Manifesto for sourcing (and life)
Sometime in the past few years we entered the Anthropocene: an age where human activities are the dominant force on the plant. The Anthropocene demands that we use our dominance to shape the direction of human and ecological health for the better. The other option isn’t pretty. Food, how we get it and what we eat, is one of the places where individuals have the most power to make decisions. Everyday, we vote with our bodies; and the sum of those votes define the quality of life that we extend to others and that we enjoy for ourselves.
“Sustainability” goes beyond the food we make and our operations at Miya’s—the heart of it is in how we relate to people and communities. We aren’t “sustainable” because we prepare a fish that isn’t endangered and won’t poison you. We are sustainable when we serve you delicious food that connects you with the possibility of thriving ecosystems and regenerative human behavior.
Constantly ask ourselves two central questions based on information about the environment, culture, social, and economic aspects:
1. Should we be eating this food at all?
2. If so, what is the best source, rearing or catching method, and vendor?
As a rule of thumb, we can minimize our ecological impacts by eating low on the food chain (like plants). However, animals are central to our ecosystems, our culture, and our cuisine. We believe that catching, raising, and eating them wisely brings people together and supports the regeneration of ecosystems. Historically, pastoral and agrarian cultures have had a supportive relationship. Livestock—terrestrial and aquatic—convert otherwise inedible materials into highly nutritious food and provide insurance when other crops fail. Critically, they are a key part of cycling nutrients and energy in any natural system. The modern food system has forced a divorce between humans, raising plants, and raising livestock. Unhinging these relationships has changed natural cycles that should feed each other into industrial lines that extract materials for human consumption and spit them out into wastes.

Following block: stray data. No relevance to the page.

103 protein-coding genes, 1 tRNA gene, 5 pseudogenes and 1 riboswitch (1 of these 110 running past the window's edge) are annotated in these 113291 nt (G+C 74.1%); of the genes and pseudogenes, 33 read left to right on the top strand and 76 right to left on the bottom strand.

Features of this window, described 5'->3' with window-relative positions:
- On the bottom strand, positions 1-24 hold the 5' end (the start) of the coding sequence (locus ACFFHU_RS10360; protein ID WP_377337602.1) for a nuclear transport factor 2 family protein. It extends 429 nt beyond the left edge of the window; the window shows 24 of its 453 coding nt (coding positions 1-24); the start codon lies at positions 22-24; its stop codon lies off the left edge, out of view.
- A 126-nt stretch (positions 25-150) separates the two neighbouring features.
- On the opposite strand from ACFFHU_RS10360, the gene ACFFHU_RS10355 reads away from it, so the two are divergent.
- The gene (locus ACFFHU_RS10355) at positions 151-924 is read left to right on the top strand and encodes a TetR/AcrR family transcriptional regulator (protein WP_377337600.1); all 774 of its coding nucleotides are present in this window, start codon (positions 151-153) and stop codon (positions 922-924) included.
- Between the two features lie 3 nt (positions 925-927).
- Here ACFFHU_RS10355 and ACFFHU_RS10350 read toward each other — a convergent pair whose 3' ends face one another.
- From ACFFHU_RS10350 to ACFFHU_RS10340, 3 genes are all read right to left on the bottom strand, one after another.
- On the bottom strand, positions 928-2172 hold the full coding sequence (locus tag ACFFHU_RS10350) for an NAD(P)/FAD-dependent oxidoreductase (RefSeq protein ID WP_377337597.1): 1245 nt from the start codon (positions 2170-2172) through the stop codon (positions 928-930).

We look to purchase from responsible wild fisheries while creating and supporting new aquaculture systems that have a net positive environmental impact and provide meaningful jobs. For example, we buy our tilapia and trout from highly efficient aquaculture facilities in Connecticut and we are working with the Thimble Island Oyster Company, the University of Connecticut, and the Bridgeport Aquaculture School to create the Connecticut’s first multi-trophic (multiple species) aquaculture operation in Long Island Sound.
Ariana Bain, Eva Gladek y Tom Bosschaert
Departmento de Sostenibilidad de Miya’s Sushi
*The above photograph is of Ari and Eva eating grasshoppers from our Agricultural Pest Menu.